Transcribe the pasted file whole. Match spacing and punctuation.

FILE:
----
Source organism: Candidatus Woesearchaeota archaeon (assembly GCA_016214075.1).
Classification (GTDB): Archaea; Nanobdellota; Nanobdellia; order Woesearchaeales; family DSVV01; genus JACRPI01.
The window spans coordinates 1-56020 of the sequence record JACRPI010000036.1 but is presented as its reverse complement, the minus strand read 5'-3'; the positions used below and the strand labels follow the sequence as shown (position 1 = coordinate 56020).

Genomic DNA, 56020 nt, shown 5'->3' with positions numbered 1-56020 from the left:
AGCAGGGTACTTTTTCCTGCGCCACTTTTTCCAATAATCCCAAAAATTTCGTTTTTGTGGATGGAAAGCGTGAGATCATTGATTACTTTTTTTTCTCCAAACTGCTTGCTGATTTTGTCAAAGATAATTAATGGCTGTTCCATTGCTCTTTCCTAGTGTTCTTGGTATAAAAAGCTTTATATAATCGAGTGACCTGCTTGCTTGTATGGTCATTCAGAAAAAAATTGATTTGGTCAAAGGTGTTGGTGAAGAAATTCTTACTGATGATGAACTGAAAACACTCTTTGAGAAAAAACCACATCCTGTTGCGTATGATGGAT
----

Source organism: Candidatus Woesearchaeota archaeon (assembly GCA_016214075.1).
Classification (GTDB): Archaea; Nanobdellota; Nanobdellia; order Woesearchaeales; family DSVV01; genus JACRPI01.
The window spans coordinates 1-56020 of the sequence record JACRPI010000036.1 but is presented as its reverse complement, the minus strand read 5'-3'; the positions used below and the strand labels follow the sequence as shown (position 1 = coordinate 56020).

Genomic DNA, 56020 nt, shown 5'->3' with positions numbered 1-56020 from the left:
AGCAGGGTACTTTTTCCTGCGCCACTTTTTCCAATAATCCCAAAAATTTCGTTTTTGTGGATGGAAAGCGTGAGATCATTGATTACTTTTTTTTCTCCAAACTGCTTGCTGATTTTGTCAAAGATAATTAATGGCTGTTCCATTGCTCTTTCCTAGTGTTCTTGGTATAAAAAGCTTTATATAATCGAGTGACCTGCTTGCTTGTATGGTCATTCAGAAAAAAATTGATTTGGTCAAAGGTGTTGGTGAAGAAATTCTTACTGATGATGAACTGAAAACACTCTTTGAGAAAAAACCACATCCTGTTGCGTATGATGGAT